Everybody loves colour. Whether you’re fonder of the brighter hues or more neutral tones, it helps bring meaning to our world. We don’t often think about what specific colours themselves mean, though, on a conscious or subconscious level. As office spaces have evolved over the years, colour has become vital in making them more comfortable and productive as we better understand colour psychology.
But how can colour psychology help us create the best workplaces possible? Consider the colours in your office and how they make you feel, consider the colours that make you feel energised and productive, serene, or creative. Combining colours that inspire such feelings creates well-balanced workplaces proven to produce better worker output – the colours surrounding us influence our moods more than we realise.
When discussing workplace colour, we’re not just talking about the shade in which you paint your walls. You should also extend your understanding of colour theory beyond the walls to include furniture, flooring, fixtures, and accessories. Adding plants and warm lighting can also make a space feel more welcoming and improve well-being. As different colours can resonate with people in different ways, there are benefits to carefully thinking about your colour choices for specific areas or rooms: for example, use brighter, creative, and energising colours for meeting rooms and calmer, restful hues for break rooms. If in doubt – discuss any redecorating with your employees, who, after all, will be affected by your colour choices every day.
To help you get started, we have outlined the impact of different colours below:
- Green: is considered serene and restful and is the most most used colour in office design. Being reminiscent of the colours in nature allows greens to influence your mental health and energy subtly.
- Lighter shades of blue: are also standard in workspaces, conjuring associations with a still blue sky or calm ocean seas. Lighter blues increase productivity, help reduce stress, and even lower heart rate and blood pressure, bringing peace and security. However, darker shades of blue should be avoided, as they can induce sadness and melancholy, slowing productivity.
- Orange & Yellow: We often think of orange and yellow as loud, yet pastel shades are helpful in office spaces without being overpowering. Orange lends energy, enthusiasm, and creativity to a workplace, while yellow brings positivity and optimism. It can be a great choice for workspaces where creativity and innovation are important.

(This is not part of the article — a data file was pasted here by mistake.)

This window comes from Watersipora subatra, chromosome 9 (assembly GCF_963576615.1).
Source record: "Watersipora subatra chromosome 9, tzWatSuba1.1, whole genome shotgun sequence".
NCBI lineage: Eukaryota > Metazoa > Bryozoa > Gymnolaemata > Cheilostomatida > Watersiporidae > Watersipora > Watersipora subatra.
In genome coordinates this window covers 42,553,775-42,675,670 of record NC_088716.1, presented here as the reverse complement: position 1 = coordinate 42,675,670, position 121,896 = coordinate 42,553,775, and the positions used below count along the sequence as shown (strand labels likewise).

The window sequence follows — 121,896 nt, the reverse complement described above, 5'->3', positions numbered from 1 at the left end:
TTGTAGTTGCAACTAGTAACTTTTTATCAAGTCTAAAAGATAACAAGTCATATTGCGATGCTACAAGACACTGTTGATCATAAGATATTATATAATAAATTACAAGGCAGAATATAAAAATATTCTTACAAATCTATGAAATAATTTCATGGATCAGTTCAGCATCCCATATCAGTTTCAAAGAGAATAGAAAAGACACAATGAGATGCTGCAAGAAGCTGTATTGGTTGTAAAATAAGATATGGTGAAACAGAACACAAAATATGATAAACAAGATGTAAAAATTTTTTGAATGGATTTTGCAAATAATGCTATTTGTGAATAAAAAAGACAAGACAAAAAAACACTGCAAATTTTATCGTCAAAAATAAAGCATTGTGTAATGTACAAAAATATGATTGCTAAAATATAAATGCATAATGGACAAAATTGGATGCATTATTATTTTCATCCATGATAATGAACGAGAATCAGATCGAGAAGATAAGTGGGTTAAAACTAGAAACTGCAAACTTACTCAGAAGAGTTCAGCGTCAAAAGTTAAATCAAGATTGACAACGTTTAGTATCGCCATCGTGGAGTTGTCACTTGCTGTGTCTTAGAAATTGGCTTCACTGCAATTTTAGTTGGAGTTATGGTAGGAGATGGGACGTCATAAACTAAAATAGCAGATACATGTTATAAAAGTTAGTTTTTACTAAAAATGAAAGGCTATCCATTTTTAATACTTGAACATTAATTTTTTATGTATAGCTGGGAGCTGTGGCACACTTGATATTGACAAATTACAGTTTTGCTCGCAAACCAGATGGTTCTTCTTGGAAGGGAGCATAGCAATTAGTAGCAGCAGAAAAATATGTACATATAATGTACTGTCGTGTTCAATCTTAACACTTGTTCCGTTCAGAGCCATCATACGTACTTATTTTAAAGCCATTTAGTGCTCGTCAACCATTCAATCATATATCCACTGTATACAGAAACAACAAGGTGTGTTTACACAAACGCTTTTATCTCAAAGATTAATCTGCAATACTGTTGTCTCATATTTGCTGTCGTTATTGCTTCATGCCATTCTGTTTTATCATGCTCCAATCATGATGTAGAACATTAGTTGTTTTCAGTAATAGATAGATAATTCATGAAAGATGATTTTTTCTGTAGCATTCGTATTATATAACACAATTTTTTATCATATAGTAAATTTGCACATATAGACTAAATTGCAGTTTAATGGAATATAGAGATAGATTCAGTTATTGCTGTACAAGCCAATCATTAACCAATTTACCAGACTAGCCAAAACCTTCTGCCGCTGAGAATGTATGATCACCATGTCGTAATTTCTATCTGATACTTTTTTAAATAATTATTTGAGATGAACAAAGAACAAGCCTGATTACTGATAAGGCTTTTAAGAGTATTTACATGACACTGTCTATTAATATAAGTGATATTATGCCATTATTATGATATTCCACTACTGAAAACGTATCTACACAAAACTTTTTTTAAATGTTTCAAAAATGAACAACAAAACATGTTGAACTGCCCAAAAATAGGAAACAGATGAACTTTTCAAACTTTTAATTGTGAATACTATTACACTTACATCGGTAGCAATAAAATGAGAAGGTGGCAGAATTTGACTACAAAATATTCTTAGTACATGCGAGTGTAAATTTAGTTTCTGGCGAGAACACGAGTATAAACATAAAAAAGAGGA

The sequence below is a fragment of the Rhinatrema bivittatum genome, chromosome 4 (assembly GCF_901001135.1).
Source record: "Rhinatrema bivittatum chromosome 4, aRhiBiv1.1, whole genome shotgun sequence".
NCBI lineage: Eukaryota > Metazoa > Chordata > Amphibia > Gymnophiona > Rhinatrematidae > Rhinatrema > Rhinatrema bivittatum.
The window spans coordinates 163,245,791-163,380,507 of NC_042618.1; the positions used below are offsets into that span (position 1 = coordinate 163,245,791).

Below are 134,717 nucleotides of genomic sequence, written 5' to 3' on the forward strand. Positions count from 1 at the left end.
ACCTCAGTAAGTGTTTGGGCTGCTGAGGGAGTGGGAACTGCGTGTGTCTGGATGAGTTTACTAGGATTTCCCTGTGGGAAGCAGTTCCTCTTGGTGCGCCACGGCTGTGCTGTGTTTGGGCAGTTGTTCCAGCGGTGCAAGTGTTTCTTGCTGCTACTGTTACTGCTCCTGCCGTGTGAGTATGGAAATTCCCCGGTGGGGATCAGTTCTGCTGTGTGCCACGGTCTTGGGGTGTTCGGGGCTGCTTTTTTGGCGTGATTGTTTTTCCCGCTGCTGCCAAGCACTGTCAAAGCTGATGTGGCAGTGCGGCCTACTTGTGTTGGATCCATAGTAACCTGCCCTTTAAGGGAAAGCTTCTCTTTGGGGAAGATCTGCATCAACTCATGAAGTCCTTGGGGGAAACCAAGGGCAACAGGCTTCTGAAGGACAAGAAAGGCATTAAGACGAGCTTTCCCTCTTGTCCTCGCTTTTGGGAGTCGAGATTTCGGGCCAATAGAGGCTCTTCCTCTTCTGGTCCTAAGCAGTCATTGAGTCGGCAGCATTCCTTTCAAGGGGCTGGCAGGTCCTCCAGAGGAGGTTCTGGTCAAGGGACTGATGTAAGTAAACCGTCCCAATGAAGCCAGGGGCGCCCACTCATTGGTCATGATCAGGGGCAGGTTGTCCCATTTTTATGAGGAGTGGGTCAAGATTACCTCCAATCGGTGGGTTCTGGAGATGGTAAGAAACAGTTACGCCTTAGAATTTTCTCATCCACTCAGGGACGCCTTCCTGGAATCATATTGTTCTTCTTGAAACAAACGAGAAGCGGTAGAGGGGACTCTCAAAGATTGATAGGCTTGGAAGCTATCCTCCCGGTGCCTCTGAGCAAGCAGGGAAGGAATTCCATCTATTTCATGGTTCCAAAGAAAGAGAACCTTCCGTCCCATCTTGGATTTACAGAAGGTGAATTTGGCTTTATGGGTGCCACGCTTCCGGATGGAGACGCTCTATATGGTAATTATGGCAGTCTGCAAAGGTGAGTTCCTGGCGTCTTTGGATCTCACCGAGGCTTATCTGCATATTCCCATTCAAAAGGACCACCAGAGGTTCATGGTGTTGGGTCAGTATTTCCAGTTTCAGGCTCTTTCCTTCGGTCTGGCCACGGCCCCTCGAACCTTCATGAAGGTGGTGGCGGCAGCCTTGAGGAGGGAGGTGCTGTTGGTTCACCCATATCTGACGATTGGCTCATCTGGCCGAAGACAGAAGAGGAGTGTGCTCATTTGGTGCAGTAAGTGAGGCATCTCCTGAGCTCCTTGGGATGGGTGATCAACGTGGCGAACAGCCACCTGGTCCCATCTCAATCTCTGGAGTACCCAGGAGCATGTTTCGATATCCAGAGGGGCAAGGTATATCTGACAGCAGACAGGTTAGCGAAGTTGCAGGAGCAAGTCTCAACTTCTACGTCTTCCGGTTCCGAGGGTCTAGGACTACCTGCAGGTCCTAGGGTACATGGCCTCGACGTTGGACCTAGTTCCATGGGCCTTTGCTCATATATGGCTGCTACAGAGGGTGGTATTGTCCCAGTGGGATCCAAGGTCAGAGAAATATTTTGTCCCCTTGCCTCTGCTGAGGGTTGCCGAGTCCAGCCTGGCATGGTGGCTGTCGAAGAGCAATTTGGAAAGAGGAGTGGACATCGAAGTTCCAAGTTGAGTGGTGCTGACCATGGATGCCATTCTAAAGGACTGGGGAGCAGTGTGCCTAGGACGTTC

- Purple: is a versatile colour, it can evoke a variety of feelings depending on the shade. Purple straddles the line between soothing and uplifting energy.
- Neutral colours such as white and grey: allow for freeness of thought and easily adapt to any space. Too much white can create dullness and blandness, so accentuate white walls with brighter colours in your furniture or accessory choices. While too much black can overwhelm a room and make it feel smaller, adding it into a space in moderation gives a modern, sophisticated feel and grounds a space.
- Red: is often associated with passion, excitement, and intensity. It can create a sense of urgency and stimulate productivity, making it a popular choice for fast-paced work environments.
As office fit-out experts, we know that office colour psychology not only can help to improve your employee’s productivity and well-being but it also affects how visitors evaluate your business, so it is essential to choose the appropriate colour scheme to adequately present yourself to both external and internal audiences alike.
If you have any question, please reach out to our inhouse Office Interiors Specialist DAVID LILLIS on 087 3484659 to discuss ideas and prices or to arrange a complimentary consultation.